First Nations, Encanto team up on potash project

  • 3 Sep 2016
  • The StarPhoenix

First Nations, Encanto team up on potash project


A proposed potash project at Muskowekwan First Nation, about 100 kilometres northeast of Regina, is slowly moving toward its goal of becoming Canada’s first mining development on First Nations land with First Nations as full participants, according to representatives of Encanto Potash Corp., the Muskowekwan First Nation and the Federation of Sovereign Indian Nations (FSIN).

But the groundbreaking project won’t be achieved without many years of hard work, extensive studies and significant investment, proponents told a news conference in Regina on Friday.

“Muskowekwan … is the first of its kind in Canada, the first First Nation to have the opportunity to have a 100 per cent share in natural resource development,” said FSIN Chief Bobby Cameron. “Projects of this nature do take time. It could be another five years before we see it finally happen. But the work is continuing.”

Muskowekwan First Nation Chief Reg Bellerose said the mineral lease that will transfer the ownership of the mineral rights from the Crown to the Muskowekwan First Nation is “key to the project.”

“The mineral lease that will be executed during the fall season will be the first of its kind in the country,” Bellerose said.

“Right now on First Nation land, it’s unsecured. It’s Crown title, no fee simple, no private property, so it’s hard to get security to attract investment.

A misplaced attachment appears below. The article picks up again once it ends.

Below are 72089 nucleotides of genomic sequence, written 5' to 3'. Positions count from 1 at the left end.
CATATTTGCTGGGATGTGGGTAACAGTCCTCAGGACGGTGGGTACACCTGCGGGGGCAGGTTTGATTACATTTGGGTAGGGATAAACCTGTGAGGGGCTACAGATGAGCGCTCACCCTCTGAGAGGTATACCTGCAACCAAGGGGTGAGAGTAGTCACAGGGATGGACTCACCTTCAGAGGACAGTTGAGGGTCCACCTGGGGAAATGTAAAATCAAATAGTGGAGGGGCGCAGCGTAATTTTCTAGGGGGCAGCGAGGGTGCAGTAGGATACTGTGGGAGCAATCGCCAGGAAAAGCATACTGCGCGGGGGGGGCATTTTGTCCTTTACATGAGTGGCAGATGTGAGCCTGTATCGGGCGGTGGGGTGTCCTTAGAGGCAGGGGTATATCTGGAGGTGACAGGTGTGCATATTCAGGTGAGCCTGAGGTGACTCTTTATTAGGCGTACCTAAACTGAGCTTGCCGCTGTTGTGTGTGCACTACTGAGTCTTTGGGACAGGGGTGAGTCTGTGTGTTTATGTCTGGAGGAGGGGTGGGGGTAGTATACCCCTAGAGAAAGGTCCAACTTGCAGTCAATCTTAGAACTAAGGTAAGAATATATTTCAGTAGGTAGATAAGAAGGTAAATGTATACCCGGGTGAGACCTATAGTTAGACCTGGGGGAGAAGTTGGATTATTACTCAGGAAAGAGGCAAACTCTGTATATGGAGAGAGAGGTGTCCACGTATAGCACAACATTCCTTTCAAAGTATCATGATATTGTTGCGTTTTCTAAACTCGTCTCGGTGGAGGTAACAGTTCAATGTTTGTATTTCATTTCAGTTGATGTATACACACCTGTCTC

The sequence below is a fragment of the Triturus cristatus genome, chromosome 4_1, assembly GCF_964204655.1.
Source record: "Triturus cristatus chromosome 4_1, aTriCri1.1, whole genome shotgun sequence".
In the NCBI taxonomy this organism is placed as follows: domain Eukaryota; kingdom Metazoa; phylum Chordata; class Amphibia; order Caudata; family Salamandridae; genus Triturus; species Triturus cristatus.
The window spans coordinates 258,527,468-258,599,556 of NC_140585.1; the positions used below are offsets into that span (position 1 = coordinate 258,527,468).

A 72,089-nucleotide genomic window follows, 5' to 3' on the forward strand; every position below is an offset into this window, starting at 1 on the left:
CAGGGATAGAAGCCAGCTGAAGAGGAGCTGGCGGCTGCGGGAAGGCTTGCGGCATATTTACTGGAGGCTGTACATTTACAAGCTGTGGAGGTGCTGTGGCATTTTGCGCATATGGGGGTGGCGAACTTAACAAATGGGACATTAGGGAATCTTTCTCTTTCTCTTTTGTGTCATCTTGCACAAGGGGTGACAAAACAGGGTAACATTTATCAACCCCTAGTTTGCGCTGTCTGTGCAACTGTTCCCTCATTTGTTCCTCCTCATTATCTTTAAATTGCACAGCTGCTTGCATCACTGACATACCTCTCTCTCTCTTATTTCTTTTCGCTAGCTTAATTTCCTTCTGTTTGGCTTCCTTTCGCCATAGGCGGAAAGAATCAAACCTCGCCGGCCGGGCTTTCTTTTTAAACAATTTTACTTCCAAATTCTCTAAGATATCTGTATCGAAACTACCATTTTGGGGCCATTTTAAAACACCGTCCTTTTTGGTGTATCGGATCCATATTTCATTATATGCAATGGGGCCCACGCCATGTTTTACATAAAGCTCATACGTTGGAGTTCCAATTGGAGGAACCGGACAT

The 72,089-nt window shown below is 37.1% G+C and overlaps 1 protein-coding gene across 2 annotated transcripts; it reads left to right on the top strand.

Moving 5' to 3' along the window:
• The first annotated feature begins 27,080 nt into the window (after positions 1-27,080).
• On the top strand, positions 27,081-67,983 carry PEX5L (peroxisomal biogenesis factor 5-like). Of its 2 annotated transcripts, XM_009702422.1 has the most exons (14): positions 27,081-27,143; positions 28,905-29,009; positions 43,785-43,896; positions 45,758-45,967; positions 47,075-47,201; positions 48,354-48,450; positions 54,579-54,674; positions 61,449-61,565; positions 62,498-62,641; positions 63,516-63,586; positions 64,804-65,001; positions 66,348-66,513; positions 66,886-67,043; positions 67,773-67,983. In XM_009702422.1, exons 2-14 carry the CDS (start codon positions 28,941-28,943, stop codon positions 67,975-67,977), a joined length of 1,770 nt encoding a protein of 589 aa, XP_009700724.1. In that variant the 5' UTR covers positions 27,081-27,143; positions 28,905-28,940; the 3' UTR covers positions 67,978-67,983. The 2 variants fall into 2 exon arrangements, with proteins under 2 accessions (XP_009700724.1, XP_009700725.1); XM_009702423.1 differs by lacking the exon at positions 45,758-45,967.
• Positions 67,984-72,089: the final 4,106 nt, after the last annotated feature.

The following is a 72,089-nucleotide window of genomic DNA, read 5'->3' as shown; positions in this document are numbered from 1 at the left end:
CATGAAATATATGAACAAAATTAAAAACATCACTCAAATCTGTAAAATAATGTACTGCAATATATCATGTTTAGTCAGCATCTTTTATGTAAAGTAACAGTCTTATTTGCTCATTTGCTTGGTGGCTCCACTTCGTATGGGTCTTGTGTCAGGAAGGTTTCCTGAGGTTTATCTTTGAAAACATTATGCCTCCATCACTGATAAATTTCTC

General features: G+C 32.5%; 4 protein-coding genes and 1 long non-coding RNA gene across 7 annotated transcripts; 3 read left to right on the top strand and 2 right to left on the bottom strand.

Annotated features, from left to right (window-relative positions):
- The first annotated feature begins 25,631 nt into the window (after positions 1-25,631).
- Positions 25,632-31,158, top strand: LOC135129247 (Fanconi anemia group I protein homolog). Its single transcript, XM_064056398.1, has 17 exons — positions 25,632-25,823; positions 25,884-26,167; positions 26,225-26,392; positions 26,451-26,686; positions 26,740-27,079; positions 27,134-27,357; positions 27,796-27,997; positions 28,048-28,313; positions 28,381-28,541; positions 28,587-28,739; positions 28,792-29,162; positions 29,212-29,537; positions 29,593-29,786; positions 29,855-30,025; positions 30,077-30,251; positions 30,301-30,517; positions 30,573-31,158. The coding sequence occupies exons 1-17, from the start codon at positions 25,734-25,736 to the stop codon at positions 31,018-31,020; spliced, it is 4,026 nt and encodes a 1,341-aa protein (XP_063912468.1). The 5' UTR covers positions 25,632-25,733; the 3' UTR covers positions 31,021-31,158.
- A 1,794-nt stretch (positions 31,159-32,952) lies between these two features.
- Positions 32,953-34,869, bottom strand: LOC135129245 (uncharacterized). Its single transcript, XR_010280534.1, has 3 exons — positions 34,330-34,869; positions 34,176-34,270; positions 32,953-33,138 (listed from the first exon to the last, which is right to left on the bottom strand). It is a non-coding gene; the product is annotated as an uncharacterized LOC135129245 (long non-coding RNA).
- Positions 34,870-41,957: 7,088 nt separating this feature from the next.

“So what we’re doing in the process, by way of the lease, is to organize the security that’s needed to bring investment.”

“Encanto is the only company on First Nation land. What we’re talking about here is on-reserve development. That’s what it’s about.’’

Bellerose admitted the project is controversial among some member of the Muskowekwan First Nation, but that the majority of band members have approved the project in several votes.

“Obviously there’s some concern … But if it’s never been done before, how do we know the right model, the right steps (to take)? This is our challenge as First Nations,” Bellerose said.

“We’re trying to generate our own-source revenue to meet the demand of the First Nations people who reside off the reserve.”

Stavros Daskos, president of Encanto, said the company is working with the government of India, through a memorandum of understanding with Metals and Minerals Trading Co., to supply potash to India. But the strategy could be expanded to include other minerals and agricultural products.

“We’re looking at doing business, not on the spot market way, but in the generational way (for) decades to come, securing the future, securing revenues, bringing the two countries closer together on trades that are going to be far exceeding $10, $20, $30 million.”

In 2010, Muskowekwan First Nation signed a joint venture agreement with Encanto Potash Corp. to develop potash resources.

In 2013, a pre-feasibility study indicated proven and probable reserves of 162 million tonnes, which could supply a 2.8-million tonne per year mine for 50-plus years.

The $3-billion project would employ 1,000 people during construction and result in 500 permanent jobs when complete.

Encanto recently replaced its CEO and some directors in an effort to get the project moving.

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About prosperitysaskatchewan

Consultant on Saskatchewan's natural resources.

Posted on September 5, 2016, in economic impact, political, potash. Bookmark the permalink. Leave a comment.

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